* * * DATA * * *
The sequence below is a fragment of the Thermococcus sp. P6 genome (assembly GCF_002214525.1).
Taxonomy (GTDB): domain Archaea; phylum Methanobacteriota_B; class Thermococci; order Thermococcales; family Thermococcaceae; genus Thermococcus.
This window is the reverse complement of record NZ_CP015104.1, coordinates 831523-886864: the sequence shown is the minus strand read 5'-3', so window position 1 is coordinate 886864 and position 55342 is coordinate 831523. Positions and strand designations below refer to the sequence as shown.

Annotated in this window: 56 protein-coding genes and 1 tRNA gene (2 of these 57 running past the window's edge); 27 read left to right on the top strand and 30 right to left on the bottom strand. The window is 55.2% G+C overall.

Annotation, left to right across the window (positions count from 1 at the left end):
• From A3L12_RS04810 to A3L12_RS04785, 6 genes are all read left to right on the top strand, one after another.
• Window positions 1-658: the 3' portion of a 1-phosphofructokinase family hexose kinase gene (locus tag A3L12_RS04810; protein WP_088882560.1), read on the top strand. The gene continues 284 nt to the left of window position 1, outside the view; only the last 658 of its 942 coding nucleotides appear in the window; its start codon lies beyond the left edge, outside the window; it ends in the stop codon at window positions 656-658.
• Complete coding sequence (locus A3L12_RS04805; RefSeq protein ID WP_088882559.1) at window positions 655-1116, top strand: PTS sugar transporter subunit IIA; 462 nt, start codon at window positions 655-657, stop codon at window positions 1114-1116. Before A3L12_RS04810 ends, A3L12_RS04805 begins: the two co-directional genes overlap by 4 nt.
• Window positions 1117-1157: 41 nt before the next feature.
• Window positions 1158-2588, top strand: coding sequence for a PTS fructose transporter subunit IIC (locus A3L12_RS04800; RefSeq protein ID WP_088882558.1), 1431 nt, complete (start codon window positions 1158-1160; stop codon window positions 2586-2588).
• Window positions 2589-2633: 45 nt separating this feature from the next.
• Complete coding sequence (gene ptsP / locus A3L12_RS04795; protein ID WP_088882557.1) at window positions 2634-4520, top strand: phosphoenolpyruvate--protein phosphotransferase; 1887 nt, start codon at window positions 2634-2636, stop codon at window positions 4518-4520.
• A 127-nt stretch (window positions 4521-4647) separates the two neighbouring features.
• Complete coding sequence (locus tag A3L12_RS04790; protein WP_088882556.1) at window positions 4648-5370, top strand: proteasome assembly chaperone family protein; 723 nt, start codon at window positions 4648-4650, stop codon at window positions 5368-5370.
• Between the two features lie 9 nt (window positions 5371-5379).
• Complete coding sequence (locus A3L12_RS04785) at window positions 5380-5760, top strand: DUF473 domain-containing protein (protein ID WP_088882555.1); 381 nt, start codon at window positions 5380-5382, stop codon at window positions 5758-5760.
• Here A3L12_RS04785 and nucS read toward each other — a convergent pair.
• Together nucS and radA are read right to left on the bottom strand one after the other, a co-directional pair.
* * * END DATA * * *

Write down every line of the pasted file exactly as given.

The sequence below is a fragment of the Thermococcus sp. P6 genome (assembly GCF_002214525.1).
Taxonomy (GTDB): domain Archaea; phylum Methanobacteriota_B; class Thermococci; order Thermococcales; family Thermococcaceae; genus Thermococcus.
This window is the reverse complement of record NZ_CP015104.1, coordinates 831523-886864: the sequence shown is the minus strand read 5'-3', so window position 1 is coordinate 886864 and position 55342 is coordinate 831523. Positions and strand designations below refer to the sequence as shown.

Annotated in this window: 56 protein-coding genes and 1 tRNA gene (2 of these 57 running past the window's edge); 27 read left to right on the top strand and 30 right to left on the bottom strand. The window is 55.2% G+C overall.

Annotation, left to right across the window (positions count from 1 at the left end):
• From A3L12_RS04810 to A3L12_RS04785, 6 genes are all read left to right on the top strand, one after another.
• Window positions 1-658: the 3' portion of a 1-phosphofructokinase family hexose kinase gene (locus tag A3L12_RS04810; protein WP_088882560.1), read on the top strand. The gene continues 284 nt to the left of window position 1, outside the view; only the last 658 of its 942 coding nucleotides appear in the window; its start codon lies beyond the left edge, outside the window; it ends in the stop codon at window positions 656-658.
• Complete coding sequence (locus A3L12_RS04805; RefSeq protein ID WP_088882559.1) at window positions 655-1116, top strand: PTS sugar transporter subunit IIA; 462 nt, start codon at window positions 655-657, stop codon at window positions 1114-1116. Before A3L12_RS04810 ends, A3L12_RS04805 begins: the two co-directional genes overlap by 4 nt.
• Window positions 1117-1157: 41 nt before the next feature.
• Window positions 1158-2588, top strand: coding sequence for a PTS fructose transporter subunit IIC (locus A3L12_RS04800; RefSeq protein ID WP_088882558.1), 1431 nt, complete (start codon window positions 1158-1160; stop codon window positions 2586-2588).
• Window positions 2589-2633: 45 nt separating this feature from the next.
• Complete coding sequence (gene ptsP / locus A3L12_RS04795; protein ID WP_088882557.1) at window positions 2634-4520, top strand: phosphoenolpyruvate--protein phosphotransferase; 1887 nt, start codon at window positions 2634-2636, stop codon at window positions 4518-4520.
• A 127-nt stretch (window positions 4521-4647) separates the two neighbouring features.
• Complete coding sequence (locus tag A3L12_RS04790; protein WP_088882556.1) at window positions 4648-5370, top strand: proteasome assembly chaperone family protein; 723 nt, start codon at window positions 4648-4650, stop codon at window positions 5368-5370.
• Between the two features lie 9 nt (window positions 5371-5379).
• Complete coding sequence (locus A3L12_RS04785) at window positions 5380-5760, top strand: DUF473 domain-containing protein (protein ID WP_088882555.1); 381 nt, start codon at window positions 5380-5382, stop codon at window positions 5758-5760.
• Here A3L12_RS04785 and nucS read toward each other — a convergent pair.
• Together nucS and radA are read right to left on the bottom strand one after the other, a co-directional pair.